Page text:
After forty five minutes of sobbing, I spent the afternoon sealing textiles in plastic, packing my refugee bag, lugging said bag to exile in Manhattan, then laudering and disinfecting the contents.

Now it is nigh on two am and I find myself alone on a sofa in the Ivory Tower, cursing the gods. My apartment—sorry, Peter, our apartment—was pristine. I did everything right. I dusted, I swept, I mopped. I kept up with clutter. I disinfected with certified organic nontoxic substances. And the little fuckers marched right through the front door and set up camp anyway, laughing their insect heina laughter at my hubris.

(Oh, yeah, and they bit my feet, too.)

The inspector was very kind. He smiled, I signed on the dotted line. He told me not to panic. But he also warned me not to cough up the 1500 bucks it will cost to debugify if my sorry ass landlord won't treat the building itself. Because, you see, the source is somewhere in the walls, where nothing short of a nuclear event will stop them from coming back.

Raise your hand if you saw this one coming. After all, this is the very landlord who couldn't get the heat sorted out until March, the one who had the balls to charge full rent all winter because, hell, he offered us a cinderblock space heater and a hotplate, didn't he?

There's a cheeky bit of irony here. Remember all those months I spent longing for sanctuary, for a place to call my own? I planted my tubers. They miscarried. Maybe I was never meant to lay down roots. The nomad wind has shifted, and I sink or swim by my ability to let it—all of it—go.

My acrimoniously divorced parents rarely agree on anything. But the transtextual telephone family triangle has united on this one front: We know a sign when one slaps us upside the head.

Tuesday, July 13, 2010

vertigo, part one

I'm not sure what the stages of quarter life crisis are, you know, officially, but I picture them looping like bike paths, forming something like a Venn Diagram, and covering everything from acting out to outright despair. I am somewhere in the middle, drifting.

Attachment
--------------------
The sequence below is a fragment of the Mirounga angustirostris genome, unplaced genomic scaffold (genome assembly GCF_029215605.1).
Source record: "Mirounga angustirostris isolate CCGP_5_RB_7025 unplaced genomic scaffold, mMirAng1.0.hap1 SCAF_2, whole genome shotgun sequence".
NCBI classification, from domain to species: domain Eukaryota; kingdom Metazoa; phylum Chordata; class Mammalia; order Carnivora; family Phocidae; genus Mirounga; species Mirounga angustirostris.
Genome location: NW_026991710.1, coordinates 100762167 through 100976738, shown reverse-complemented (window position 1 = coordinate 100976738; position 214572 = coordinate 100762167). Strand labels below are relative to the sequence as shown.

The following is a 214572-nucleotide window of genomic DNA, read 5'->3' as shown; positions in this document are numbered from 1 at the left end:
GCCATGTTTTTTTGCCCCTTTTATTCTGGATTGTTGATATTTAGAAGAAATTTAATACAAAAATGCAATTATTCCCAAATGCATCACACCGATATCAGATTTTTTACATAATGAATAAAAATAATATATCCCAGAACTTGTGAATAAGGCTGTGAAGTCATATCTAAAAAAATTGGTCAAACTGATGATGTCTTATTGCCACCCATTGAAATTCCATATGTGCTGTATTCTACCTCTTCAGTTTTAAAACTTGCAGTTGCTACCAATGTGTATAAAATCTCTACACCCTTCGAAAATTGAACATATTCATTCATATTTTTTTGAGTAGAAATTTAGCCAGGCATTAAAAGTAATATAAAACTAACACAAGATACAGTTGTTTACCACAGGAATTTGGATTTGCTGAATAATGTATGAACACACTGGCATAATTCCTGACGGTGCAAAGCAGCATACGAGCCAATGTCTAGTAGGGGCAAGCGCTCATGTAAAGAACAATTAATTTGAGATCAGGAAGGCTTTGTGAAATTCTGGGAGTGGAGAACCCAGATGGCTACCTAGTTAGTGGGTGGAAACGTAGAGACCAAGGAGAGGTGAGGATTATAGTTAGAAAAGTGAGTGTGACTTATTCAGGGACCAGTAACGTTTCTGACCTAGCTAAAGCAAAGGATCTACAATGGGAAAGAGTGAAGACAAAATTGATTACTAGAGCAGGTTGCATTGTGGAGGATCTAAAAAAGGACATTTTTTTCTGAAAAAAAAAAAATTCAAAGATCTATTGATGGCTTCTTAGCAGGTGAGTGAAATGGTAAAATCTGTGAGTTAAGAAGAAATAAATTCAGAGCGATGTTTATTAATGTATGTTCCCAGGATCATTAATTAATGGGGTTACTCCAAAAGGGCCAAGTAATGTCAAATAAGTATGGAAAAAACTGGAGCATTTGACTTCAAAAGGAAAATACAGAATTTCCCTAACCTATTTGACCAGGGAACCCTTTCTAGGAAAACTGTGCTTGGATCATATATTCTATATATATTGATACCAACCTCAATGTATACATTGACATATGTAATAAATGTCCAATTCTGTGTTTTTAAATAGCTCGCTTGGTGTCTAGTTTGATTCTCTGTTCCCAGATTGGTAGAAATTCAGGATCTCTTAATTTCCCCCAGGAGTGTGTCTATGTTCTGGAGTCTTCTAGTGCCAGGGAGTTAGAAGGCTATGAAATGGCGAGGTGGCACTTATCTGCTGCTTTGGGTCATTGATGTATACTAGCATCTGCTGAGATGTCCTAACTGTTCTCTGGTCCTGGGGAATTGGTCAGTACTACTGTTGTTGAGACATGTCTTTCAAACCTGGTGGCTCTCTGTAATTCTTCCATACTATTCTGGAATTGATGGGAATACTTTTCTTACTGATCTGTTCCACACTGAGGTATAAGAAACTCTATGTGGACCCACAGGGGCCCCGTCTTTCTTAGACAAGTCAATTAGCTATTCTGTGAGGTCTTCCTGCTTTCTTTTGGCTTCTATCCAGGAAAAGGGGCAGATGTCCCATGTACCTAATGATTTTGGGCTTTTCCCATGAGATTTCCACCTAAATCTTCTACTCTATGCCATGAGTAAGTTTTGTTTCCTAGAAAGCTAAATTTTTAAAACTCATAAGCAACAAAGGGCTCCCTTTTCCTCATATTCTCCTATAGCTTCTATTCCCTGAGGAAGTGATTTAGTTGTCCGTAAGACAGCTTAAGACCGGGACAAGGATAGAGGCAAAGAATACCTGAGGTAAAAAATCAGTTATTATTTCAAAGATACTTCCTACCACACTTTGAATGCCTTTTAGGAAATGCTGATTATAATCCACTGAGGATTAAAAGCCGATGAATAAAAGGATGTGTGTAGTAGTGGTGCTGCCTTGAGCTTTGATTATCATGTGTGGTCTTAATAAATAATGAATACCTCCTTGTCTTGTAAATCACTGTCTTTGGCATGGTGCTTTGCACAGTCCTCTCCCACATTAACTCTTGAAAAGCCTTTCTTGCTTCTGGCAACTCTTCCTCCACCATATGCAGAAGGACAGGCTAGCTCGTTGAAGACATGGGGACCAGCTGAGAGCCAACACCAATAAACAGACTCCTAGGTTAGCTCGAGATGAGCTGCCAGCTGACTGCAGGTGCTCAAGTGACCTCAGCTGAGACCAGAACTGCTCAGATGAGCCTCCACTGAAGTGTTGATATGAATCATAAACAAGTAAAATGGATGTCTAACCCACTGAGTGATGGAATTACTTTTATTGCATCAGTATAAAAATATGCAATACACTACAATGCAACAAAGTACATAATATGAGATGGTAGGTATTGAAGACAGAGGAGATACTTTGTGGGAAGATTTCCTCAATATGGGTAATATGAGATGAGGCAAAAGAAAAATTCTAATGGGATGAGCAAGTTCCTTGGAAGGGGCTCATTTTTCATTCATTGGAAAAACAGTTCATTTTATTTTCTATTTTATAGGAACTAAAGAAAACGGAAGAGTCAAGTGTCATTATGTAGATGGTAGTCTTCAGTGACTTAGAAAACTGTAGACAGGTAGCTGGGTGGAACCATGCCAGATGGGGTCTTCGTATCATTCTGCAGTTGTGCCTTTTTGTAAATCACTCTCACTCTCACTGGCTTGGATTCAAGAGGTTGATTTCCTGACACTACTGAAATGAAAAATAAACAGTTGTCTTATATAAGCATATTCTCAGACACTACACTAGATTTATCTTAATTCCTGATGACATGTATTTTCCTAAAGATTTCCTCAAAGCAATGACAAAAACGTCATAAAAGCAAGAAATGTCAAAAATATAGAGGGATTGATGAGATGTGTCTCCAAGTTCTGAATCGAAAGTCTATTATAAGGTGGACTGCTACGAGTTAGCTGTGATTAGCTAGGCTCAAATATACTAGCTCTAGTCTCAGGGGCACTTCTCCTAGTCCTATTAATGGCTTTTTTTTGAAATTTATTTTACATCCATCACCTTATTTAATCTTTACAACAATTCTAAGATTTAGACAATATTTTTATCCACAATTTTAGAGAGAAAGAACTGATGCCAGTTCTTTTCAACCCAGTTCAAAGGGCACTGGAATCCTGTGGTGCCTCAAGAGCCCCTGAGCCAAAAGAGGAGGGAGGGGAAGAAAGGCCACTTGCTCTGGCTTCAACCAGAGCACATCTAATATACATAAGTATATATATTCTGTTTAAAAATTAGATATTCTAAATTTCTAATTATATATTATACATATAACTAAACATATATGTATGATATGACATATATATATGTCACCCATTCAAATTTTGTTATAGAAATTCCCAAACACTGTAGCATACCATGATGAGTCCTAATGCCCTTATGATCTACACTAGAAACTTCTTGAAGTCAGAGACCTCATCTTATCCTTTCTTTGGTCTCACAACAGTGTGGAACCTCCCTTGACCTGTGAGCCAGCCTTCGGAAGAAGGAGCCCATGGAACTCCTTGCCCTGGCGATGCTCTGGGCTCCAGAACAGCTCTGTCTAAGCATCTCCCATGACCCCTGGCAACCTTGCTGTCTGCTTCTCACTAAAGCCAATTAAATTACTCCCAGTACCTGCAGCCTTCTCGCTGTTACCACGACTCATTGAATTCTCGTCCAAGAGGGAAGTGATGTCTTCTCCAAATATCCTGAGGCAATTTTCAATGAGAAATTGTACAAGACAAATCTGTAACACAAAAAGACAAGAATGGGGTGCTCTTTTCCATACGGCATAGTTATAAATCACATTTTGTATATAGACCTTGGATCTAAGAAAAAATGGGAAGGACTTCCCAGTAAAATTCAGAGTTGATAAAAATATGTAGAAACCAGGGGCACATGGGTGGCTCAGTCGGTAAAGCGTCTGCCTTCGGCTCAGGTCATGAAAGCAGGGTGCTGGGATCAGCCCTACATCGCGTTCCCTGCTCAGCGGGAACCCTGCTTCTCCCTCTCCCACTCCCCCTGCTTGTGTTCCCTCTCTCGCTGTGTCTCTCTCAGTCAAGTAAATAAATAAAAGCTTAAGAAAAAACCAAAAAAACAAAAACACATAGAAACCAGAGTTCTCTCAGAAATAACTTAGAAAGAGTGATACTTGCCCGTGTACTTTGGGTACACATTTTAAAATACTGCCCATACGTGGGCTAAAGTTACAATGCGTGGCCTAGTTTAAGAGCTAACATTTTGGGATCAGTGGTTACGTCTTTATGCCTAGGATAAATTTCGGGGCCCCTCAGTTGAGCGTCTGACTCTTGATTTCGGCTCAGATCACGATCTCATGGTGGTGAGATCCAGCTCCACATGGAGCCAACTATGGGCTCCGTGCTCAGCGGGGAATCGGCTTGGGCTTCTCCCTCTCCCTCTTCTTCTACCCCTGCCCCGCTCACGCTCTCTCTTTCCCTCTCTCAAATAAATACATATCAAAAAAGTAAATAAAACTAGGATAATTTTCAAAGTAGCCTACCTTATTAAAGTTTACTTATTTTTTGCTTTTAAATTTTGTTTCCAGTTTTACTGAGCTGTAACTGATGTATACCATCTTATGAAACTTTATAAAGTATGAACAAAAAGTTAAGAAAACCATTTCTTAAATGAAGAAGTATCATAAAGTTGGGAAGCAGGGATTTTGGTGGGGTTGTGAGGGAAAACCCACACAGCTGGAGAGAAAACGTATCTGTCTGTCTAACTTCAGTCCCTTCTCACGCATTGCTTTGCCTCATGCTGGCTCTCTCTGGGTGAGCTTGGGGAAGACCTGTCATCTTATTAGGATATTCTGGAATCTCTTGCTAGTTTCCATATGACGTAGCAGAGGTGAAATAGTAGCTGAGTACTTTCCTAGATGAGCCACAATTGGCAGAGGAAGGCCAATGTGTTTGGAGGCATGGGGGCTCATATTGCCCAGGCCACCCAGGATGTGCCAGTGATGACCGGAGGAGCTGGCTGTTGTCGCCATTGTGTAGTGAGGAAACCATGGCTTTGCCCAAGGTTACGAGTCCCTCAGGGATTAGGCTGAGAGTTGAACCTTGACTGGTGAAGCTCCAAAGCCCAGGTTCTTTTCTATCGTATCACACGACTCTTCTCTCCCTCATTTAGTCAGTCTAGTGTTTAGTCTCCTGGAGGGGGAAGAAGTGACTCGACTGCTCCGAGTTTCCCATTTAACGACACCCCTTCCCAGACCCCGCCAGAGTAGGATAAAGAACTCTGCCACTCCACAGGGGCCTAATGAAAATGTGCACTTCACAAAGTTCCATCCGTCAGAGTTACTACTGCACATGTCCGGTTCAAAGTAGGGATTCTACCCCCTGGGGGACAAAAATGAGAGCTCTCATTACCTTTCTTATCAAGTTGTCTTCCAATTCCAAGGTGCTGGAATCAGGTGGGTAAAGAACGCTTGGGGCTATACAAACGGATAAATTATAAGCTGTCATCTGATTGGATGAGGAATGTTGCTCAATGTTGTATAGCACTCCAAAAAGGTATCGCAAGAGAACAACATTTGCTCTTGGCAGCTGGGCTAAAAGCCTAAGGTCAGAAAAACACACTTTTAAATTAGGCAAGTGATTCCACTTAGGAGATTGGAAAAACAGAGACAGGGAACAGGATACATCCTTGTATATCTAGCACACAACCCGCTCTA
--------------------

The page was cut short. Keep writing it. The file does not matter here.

You see, I finally figured out what I want to be when I grow up. Or, at the very least, what I want to do while I do it. The trouble is, I am—as ever—ill-prepared.

Sure, my B.A. will make me look good. My GPA, once dusted for cobwebs, ought to leverage me a little. But then there are mountains to scale, the first of which being my aversion to calling myself a writer. Best clear that hurdle first. Because, after all, it is not my place to decide I don't have talent. That is why MFA programs have admissions committees. So. Yeah.

I have four months to choose a genre, write forty pages of admit-worthy material, develop a profound sense of self-discipline, spend a lot of money I don't have, mail a bunch of applications and . . . relearn algebra (that last one is giving me nightmares).

Then there are leaps to be taken, from death-defying heights. This is the part where, come September, I quit my hideous soul-snapper of a job in spectacular fashion, sublet the turret and move to Florida until my applications are mailed, sipping mojitos on the Intracoastal with my mother and (gasp) re-donning the apron of my youth. Once a waitress, always a waitress. Only this time, the job whispers to me of dizzying freedom and dignity in the form of cold, hard cash. I can answer to pigs, it's the She Beast who's got me down.

Thing is, I'm thrilled. This may be the greatest, most daring—most selfish—coup I've ever attempted. Hence, the vertigo. So I breathe. I squirm. I inhabit the liminal quagmire between decision and execution. And I try like hell to shut my ears against the persistent chorus muttering in my head, saying fool, calling wolf, calling "theatre!" in a crowded fire.

Thursday, July 8, 2010

on being of childbearing age

I've made it abundantly clear that I would like to have babies. Or, you know, a baby (singular). Someday. You know, before my ovaries pickle.

Peter Pan does not. Did not. Will not. This was the last ice cube to be Jenga-ed out of the igloo of our love.

I've seen the way he looks at infants in restaurants, at his de facto goddaughter, even at his own nephews on occasion. One squeal or whine, and a rage sprouts up in his eyes, a blind and impotent hatred coupled with the complete bafflement of someone who looks at a family and says, "Why, God, why?"